Firdaus is telling her story to a psychiatrist who was interested to hear of Firdaus’s calm demeanor and her refusal to sign a request that her sentence be commuted from death to life imprisonment. She tells a story of a life where men controlled every aspect of her existence, from where she lived to where she went to school to who she married to what she did with her body. The closest thing to freedom she managed to find was life as a prostitute because she was able to earn her own money and was successful enough to be able to say no to clients she didn’t like the look of. But, even there, she was vulnerable to men.

The story shows how systemic injustice can lead a person to despise an entire group of people for their role in the injustice. Firdaus didn’t start out hating men. But after being treated badly by them again and again, in many different ways, she has no reason to feel anything but resentment and anger toward men in general. To do anything else is unsafe. Her narration shows a woman who wants to be happy, who had dreams and desires, who loved to learn and was willing to work. But in a world controlled by men, she has no opportunity for freedom. And so she’s quiet in her cell, waiting for her execution.

This is a short book, and a hard story to read. I’ve been thinking a lot about anger, specifically women’s anger, the past couple of weeks, and this was a compelling exploration of the topic. Firdaus speaks with such clarity and sincerity that it’s impossible not to be on her side and to feel anger at all the ways she’s been wronged. Her case is an extreme one, but it’s not unique. Nor is it confined to 1970s Egypt. I read part of Rebecca Traister’s book Good and Mad this week (although I gave it up because it’s too focused on recent history) and have watched a couple of episodes of the new documentary about Lorena Bobbitt, and this story fits right with those.

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The Italian Teacher

Pinch Bavinsky, the title character in Tom Rachman’s latest novel, is the son of artist Bear Bavinsky. Born in 1950s Italy, Pinch remembers Bear as a big personality when he moved in with Pinch and his mother, Natalie, a fledgling potter. But Bear’s residence with Natalie and Pinch was brief. Soon, he was off to a new wife and children, and then another, and another. Always on to another place, where he became the center of all activity and everyone accepted his whims and anxieties. Because he’s an artist and needs everyone to be sensitive to him.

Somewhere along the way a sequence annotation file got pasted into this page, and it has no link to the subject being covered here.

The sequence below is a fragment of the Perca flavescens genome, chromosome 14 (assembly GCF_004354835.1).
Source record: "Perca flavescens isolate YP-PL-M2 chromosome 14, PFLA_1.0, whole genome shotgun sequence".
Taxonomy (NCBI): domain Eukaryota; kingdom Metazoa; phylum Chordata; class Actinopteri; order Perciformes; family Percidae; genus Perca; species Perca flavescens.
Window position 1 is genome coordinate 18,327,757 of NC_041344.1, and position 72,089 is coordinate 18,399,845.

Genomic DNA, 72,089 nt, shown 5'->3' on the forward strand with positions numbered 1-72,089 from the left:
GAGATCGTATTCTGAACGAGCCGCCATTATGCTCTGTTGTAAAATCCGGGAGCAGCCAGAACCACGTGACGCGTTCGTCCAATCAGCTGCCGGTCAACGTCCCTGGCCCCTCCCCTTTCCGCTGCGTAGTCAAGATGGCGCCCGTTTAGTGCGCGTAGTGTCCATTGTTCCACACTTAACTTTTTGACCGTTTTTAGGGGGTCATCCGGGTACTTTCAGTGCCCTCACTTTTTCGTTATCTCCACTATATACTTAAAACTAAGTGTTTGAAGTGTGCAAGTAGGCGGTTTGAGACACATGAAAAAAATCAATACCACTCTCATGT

Still, throughout his life, Pinch sought his father’s attention and approval. As an adolescent, he took up painting and his mother believed he had talent, but it was Bear’s approval that mattered. The same when he had his first girlfriend or tried his hand at art criticism. Part of him seemed to understand that Bear was terrible, but that didn’t matter. Eventually, he’s able to settle only when he chooses a life far from his father’s interests, by becoming an Italian teacher. But that’s never his passion. He’s still haunted by the need to follow Bear, somehow.

It took me a while to warm up to this book. All of the characters are terrible in one way or another, but Bear most of all. And it was painful to see Pinch and everyone else kowtowing to Bear’s desires. It’s well-written and everything, but, ugh, so painful. And stories of brilliant male assholes being catered to by everyone are just pretty much off the menu for me.

But then, about halfway through, the book takes a turn and becomes much more interesting. Pinch makes a choice that puts him in direct contradiction with anything Bear would want, but he manages to keep it a secret. And after his father’s death, he keeps finding other ways to secretly subvert his father’s wishes. It’s liberating in a way, but it also keeps Pinch thoroughly in Bear’s shadow.

This move adds an element of much-needed suspense, as well as complicated questions about the relationship between art and artists. Rachman also uses this plot development to satirize the world of art criticism and the way judgments are as much about money and reputation as about actual artistic merit. The whole thing ends up being a lot of fun.